Intelligent and Secure Sensing at the Edge
By Brett Sargent
Steadily growing electrical demand combined with aging substations and an aging workforce is placing extreme pressure on our energy infrastructure.
Power consumption continues to grow an average 3 percent to 5 percent per year globally. Many substations in North America and Europe are more than 50 years old and running above nameplate ratings. Up to 10 percent of the power we generate today is lost in transmission. The utility workforce, with their decades of expertise and knowledge, is aging and retiring. What you see is a perfect storm developing.
The energy grid is being steadily improved, but it's immensely expensive and will take decades to accomplish. In the meantime, faced with the threat of more frequent power outages, utilities must focus on optimizing existing generation and transmission and distribution systems-keeping them longer and driving them harder.
What utility operators need is a smart approach that will lead to SLEx-Substation Life Extension. While smart meters give utilities feedback on customers' consumption and usage patterns at the endpoint, they do little to ensure the reliability of the energy supply chain. What's required for a truly smart energy grid is intelligence across the entire infrastructure, including generation and distribution.
Sensor technology is a critical component of SLEx. The value of continuous online sensor monitoring on transmission and distribution systems-both existing and new builds-is well documented: asset optimization, the ability to conduct condition-based maintenance and detect component failure before it occurs, and safe dynamic loading.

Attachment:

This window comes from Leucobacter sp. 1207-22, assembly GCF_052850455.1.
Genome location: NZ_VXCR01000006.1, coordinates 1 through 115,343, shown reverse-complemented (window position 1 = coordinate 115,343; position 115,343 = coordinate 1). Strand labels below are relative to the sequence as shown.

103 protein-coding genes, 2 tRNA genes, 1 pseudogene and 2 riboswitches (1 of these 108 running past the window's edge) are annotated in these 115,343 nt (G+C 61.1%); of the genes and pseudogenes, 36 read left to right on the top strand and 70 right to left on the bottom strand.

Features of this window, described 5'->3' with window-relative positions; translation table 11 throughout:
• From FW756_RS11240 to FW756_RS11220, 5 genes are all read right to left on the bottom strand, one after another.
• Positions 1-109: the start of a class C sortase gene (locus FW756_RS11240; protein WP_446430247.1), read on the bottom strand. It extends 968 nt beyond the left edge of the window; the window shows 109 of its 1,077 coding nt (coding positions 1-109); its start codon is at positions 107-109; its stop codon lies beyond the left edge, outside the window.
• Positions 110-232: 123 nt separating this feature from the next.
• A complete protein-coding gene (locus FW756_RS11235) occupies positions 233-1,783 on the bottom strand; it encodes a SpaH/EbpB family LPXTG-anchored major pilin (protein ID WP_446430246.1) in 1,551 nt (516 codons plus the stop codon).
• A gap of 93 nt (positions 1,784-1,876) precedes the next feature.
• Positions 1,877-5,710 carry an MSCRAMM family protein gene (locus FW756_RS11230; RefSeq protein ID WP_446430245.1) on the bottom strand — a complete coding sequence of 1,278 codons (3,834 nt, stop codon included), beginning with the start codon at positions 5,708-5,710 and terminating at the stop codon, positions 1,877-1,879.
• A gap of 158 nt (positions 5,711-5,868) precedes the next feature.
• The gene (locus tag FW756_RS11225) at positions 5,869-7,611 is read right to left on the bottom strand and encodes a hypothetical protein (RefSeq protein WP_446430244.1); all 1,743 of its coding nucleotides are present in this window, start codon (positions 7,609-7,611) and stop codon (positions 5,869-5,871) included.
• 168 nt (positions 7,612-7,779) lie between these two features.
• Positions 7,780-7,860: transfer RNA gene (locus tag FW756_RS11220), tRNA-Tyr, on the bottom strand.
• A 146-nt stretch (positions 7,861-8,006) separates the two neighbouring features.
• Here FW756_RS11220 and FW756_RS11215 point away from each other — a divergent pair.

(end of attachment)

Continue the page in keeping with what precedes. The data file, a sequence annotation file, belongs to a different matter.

According to a December 2009 Electric Power Research Institute (EPRI) study, several sensors are expected to come on line to enable a smart transmission system.
Most utility operators are familiar with online dissolved gas analysis (DGA), bushing monitoring, winding hot spot monitoring, top oil temperature monitoring, partial discharge monitoring, load tap changer (LTC) monitoring and SF6 circuit breaker monitoring.
A wide array of current transformers (CTs) and potential transformers (PTs) are located throughout substations. Older substations typically have fewer sensors installed, including old-style analog gauges and sight glasses that require someone to physically inspect and gather log information. Older substations also are burdened with poor communications infrastructure that will facilitate large amounts of data being sent back to a central location. These older substations are good locations for sensor upgrades for asset and substation optimization. Fortunately, many sensors now used in industry can be retrofitted onto aged assets without much difficulty. A few embedded sensors-such as fiber optic temperature measurement for winding hot spots-can only be installed on new transformers or on those that have been overhauled and refurbished.
Analysis of gases produced in the insulating oil inside transformers is one of the most important elements of monitoring transformers and reducing outages caused by faulty LTCs. By putting DGA monitors online, utilities can continuously monitor these conditions through PC or tablet vs. the sporadic and time-consuming lab analysis protocol currently used by many utilities.
Thermal infrared imaging cameras are another monitoring tool in electricity generation. When used in coal-fired plants, these advanced imaging systems let plant operators identify problems inside the boiler before they lead to outages.